Attempting to strike a balance between concern and humor, Brinckman reminded his patient that she was experiencing an issue, and her condition could potentially escalate into something more serious. 

“She was having none of it,” Brinckman laughs. “It was hilarious – she was putting on lipstick and eyeshadow because she wanted to look presentable at the hospital.”  

Not all calls go the way you want or hope.  

“Those calls are not funny or hilarious, even with the use of the defense of the dark humor we know exists in our field,” says Brinckman. “Back when I started, we would clam up and not talk about what we were experiencing or going through following an emotional or traumatic call.”  

Brinckman mentioned that previously, their awareness of mental health extended only to a poster on the wall. However, as the division chief now emphasizes, there's a more proactive approach in place, driven by a deeper understanding of the seriousness and impact of mental health issues. 

“There are many more programs available now, from EAP to therapy dogs,” says Brinckman. “You are not the only one going through this or experiencing these feelings and thoughts. We have all been there and it is time we get it into the open so we can appropriately deal with it.”  

In Brinckman's perspective, taking breaks from work is crucial. EMS work can exact a mental toll, so he advocates for hobbies completely unrelated to the job. For Brinckman, that means indulging in model trains and remote-controlled cars.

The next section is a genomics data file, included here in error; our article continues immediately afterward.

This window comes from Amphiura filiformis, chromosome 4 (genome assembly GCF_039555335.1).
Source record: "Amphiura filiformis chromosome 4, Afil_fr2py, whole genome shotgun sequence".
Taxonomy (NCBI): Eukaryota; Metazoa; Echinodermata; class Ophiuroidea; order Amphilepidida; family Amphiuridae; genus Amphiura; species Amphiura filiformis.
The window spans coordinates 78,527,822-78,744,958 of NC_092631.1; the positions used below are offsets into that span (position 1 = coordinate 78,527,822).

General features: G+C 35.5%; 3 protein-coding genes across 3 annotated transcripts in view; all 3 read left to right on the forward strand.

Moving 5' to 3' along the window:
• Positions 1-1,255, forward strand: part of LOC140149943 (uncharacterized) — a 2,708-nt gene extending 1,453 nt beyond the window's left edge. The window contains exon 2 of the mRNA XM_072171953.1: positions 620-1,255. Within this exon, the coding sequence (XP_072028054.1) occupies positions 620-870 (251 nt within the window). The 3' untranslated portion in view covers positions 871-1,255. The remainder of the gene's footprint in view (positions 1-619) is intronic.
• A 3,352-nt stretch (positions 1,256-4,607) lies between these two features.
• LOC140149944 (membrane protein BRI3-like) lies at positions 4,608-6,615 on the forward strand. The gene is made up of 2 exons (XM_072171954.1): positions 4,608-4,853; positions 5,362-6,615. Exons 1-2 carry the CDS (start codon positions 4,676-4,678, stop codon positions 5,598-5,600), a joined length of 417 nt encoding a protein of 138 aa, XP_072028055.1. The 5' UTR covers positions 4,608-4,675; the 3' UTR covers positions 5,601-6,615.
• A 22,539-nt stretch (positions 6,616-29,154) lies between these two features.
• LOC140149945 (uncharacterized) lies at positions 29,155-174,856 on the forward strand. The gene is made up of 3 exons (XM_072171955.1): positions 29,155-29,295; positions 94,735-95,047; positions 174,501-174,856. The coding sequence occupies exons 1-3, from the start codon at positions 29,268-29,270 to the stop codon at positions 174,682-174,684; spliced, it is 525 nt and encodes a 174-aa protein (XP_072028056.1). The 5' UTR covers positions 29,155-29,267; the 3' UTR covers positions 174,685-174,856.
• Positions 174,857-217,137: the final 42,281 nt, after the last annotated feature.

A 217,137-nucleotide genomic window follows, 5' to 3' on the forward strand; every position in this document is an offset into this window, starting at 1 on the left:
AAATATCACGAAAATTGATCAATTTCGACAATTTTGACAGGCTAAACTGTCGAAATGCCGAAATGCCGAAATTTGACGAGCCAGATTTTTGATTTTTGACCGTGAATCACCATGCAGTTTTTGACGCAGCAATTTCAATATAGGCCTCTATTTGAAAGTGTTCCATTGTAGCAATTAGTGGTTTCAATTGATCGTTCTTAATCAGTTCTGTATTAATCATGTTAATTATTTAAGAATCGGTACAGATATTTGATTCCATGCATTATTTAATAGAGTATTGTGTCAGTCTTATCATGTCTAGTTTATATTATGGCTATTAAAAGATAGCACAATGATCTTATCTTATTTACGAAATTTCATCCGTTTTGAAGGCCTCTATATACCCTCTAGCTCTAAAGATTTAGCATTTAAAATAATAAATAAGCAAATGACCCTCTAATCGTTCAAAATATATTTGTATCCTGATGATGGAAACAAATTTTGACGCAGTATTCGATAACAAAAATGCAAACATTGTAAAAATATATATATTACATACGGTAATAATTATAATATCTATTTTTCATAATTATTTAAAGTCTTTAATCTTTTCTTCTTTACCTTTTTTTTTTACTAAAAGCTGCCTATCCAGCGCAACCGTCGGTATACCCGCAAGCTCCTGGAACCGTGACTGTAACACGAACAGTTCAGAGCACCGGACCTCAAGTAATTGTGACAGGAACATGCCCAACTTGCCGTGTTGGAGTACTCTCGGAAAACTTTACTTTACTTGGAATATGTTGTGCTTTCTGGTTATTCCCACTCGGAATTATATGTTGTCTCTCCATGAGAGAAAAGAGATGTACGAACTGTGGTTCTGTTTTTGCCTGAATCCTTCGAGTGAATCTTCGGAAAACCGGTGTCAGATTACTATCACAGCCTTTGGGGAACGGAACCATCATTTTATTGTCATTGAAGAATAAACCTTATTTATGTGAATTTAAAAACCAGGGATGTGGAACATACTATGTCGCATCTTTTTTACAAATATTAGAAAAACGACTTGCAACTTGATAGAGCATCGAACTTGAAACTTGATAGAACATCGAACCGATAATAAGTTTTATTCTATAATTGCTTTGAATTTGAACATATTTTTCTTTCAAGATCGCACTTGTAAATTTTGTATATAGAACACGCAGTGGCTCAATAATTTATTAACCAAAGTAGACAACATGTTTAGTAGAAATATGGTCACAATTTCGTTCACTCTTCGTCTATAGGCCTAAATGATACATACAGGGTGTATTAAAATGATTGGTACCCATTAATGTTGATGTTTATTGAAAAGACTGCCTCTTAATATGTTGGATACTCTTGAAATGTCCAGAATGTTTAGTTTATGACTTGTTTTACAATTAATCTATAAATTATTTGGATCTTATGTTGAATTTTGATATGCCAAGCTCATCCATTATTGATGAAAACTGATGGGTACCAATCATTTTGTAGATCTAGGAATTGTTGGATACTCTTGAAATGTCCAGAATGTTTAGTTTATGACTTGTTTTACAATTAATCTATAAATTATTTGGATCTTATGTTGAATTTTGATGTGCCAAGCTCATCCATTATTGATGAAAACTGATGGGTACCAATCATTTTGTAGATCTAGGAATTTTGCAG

“Hey, I get it. The side hustle or an extra shift is important or can be appealing,” says Brinckman. “But you have to get away and not let it be part of every moment of your life, or it will consume you.”  

Not bad for “giving it a shot” 
For a former special forces medic who decided to “give EMS a shot,” Division Chief Randy Brinckman has made it into a very special career. He went from serving in one of the most elite teams in the military to leading a very special group of first responders – those who answer the calls for help in another person’s darkest hour.  

His recipe for a long and successful career?  

“Be humble, be kind, show compassion, and don’t forget where you came from,” says Brinckman. “We tend to forget those things over time – have patience with people.”  

Read More Articles In The Critical Connection Series
James Avery - "An Unexpected Destiny - How One EMS Provider Discovered Sometimes Fate Has Other Plans"
Randy Brinckman - "From Special Forces to a special career"
Jessica Cervantez - "Be A Rock In The Moment People Are Falling Apart"
Savanna Coker - "Waves of change: A departure from the Baywatch narrative"
Claire Countryman & Chris Ruggiero - "The next chapter could save a life"
John Nemes - "The journey of an EMS chief"
Tom Perreault - "43 Years Down and a Lifetime to Go"
Justin Solobay - "A Night To Remember"
Meryah Wilson - "Calm and collected; an Ohio paramedic makes history with her city’s department"
Bill Wood -  "50 Consecutive Years Of National Registry Certification"